ABU DHABI // Making dangerous and reckless drivers do community service would deter them from flouting the law and make the country’s roads safer, motorists and experts say.
“Doing community service for some offenders helps them look at things from a different perspective and enhances their awareness and appreciation,” said Dr Salaheddine Bendak, associate professor at the University of Sharjah.
“Research has shown that this is a deterrent penalty for some offenders.”
Sheikh Mohammed bin Rashid, Vice President and Ruler of Dubai, recently ordered a group of men arrested for reckless driving to perform community service for a month.
They will have to clean the city’s streets for four hours a day for 30 days, Dubai Media Office said on Thursday.
“The move sends a very important message to the public and to motor vehicle drivers,” Dr Bendak said. “When leaders and public figures send such traffic safety messages, they serve as role models and enhance awareness among road users of the importance of thinking of others when using our roads.”
Saif bin Adhed, an Emirati motorsport enthusiast, praised the Dubai Ruler’s move to curb reckless driving among the youth.
“It’s the best solution,” he said. “It will deter everyone else on the road from driving recklessly and breaking the law.”
The driver and passengers were arrested after being filmed stunt driving at City Walk. A video showed the Emirati motorist driving in circles at a high speed, just metres away from pedestrians, after heavy rain.
Dubai traffic police said the driver had been arrested and his 4x4 confiscated. They said he could expect to face charges and a Dh100,000 fee to recover the vehicle.
Kamui Mahtani, another motorsport enthusiast who watched the video, said it was a miracle that no one got injured at the busy location.
“I have the utmost respect for the decision of Sheikh Mohammed bin Rashid,” he said. “Performing community service is not only an effective form of punishment but it also teaches a valuable lesson in humility and respect for others.”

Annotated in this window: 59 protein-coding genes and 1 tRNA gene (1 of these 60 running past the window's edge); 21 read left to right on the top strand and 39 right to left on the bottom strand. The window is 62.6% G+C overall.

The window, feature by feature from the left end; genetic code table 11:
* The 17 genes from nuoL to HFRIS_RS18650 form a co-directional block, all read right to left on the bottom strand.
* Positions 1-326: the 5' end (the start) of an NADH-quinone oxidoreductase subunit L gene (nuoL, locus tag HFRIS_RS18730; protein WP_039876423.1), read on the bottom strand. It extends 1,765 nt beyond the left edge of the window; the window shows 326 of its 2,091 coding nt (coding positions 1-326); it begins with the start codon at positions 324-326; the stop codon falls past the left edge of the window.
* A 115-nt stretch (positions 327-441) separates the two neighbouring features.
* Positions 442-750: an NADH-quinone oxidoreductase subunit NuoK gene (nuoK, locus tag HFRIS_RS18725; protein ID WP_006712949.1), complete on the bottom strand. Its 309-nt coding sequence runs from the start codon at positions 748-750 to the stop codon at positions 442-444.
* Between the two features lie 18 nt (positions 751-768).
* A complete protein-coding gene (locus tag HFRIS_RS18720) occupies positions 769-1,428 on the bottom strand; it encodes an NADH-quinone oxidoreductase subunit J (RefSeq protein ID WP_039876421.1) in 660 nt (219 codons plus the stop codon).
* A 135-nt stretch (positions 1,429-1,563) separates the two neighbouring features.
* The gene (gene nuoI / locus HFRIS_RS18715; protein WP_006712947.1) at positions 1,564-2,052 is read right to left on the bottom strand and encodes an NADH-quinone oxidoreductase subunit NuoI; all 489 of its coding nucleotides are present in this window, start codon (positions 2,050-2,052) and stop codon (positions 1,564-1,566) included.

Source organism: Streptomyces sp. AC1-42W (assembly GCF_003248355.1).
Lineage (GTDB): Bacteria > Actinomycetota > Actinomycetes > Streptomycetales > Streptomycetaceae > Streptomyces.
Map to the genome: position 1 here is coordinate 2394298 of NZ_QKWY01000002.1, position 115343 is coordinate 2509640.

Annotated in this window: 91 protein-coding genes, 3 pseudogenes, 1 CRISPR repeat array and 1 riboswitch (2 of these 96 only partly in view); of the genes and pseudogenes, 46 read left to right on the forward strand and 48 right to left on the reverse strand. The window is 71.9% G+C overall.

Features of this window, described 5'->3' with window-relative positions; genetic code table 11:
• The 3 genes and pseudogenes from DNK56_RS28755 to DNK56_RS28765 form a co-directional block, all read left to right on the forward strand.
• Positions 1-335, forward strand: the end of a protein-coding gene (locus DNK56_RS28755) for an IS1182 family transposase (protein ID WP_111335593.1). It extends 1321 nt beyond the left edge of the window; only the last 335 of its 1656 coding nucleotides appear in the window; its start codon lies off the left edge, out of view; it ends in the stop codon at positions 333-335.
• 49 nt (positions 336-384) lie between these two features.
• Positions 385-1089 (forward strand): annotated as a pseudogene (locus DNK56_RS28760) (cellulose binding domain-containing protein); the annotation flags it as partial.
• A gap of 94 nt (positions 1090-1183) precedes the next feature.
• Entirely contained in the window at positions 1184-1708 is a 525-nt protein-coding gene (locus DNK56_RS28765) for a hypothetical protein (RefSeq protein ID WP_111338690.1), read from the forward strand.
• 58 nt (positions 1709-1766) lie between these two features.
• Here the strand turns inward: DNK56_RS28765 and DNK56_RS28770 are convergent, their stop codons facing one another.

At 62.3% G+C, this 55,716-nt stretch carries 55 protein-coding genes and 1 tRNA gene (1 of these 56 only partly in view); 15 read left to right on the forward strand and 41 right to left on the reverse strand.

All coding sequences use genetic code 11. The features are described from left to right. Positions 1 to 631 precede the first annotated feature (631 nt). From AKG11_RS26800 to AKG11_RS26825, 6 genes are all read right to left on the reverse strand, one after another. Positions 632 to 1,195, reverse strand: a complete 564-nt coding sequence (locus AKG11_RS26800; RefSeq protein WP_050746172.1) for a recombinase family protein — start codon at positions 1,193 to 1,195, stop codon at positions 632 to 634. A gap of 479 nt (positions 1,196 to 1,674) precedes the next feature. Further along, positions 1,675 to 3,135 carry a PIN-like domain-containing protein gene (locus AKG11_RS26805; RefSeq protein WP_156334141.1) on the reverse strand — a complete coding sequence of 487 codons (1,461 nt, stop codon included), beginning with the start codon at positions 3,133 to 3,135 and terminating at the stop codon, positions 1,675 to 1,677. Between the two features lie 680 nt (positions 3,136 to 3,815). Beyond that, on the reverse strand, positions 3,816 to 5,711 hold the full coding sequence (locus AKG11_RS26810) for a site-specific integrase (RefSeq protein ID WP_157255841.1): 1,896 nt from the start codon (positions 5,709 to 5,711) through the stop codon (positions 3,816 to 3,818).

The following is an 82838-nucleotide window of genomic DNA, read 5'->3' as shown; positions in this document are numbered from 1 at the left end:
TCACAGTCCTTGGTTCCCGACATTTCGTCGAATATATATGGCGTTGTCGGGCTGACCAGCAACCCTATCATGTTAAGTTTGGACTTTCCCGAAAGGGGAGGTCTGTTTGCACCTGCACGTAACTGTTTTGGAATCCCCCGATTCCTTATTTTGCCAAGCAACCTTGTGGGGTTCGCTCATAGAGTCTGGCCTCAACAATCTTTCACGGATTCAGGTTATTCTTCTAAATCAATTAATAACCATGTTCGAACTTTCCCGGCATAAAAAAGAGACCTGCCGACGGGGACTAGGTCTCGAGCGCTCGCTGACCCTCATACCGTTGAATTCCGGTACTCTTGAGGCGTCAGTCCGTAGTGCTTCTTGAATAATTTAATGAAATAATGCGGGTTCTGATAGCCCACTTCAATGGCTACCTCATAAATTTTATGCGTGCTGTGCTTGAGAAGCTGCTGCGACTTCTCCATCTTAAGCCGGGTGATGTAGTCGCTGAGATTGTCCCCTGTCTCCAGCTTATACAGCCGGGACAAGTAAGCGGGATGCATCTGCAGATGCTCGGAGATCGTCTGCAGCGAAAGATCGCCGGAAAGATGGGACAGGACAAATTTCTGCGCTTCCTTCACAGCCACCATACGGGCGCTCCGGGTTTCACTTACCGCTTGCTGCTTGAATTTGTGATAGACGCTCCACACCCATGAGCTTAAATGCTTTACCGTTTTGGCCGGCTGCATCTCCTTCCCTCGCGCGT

His friend Adnan Khalil, who is also into motorsport, believed the driver and his companions deserved the maximum penalty.
“Ordering them to clean Dubai’s streets will teach them to be aware of the consequences of stunt driving and drive sensibly in heavy rain,” he said.
In Al Ain, reckless drivers were made to do community service as part of a trial scheme launched by the police in December 2007.
Drivers were forced to spend a day sweeping streets or cleaning schools as punishment for speeding, drag racing, running red lights or breaking other traffic rules, although the scheme is no longer operational.
In other countries, offenders carry out public services for varying lengths of time for a variety of minor offences.
“I came across many cases in developed countries where judges ordered traffic offenders to work as traffic safety wardens in front of schools so that they would appreciate the importance of traffic safety, especially for children,” said Dr Bendak, who has published papers on tyre safety, seat-belt use and child restraints.
In 2014, the Federal Traffic Council made a recommendation to introduce up to 240 hours of community service as an alternative punishment for serious traffic offences, but it is not yet law.
Some offences suggested for community service were heavy goods vehicles overtaking, exceeding the legal limit of 30 per cent window tinting, driving without a licence, reckless driving and exceeding the speed limit by 60kph.
Last year, the FTC had also suggested detaining people who did not follow the rules of the road or broke the speed limit by more than 60kph.
Proposed changes to the traffic law must be approved by the Ministry of the Interior and the federal Cabinet.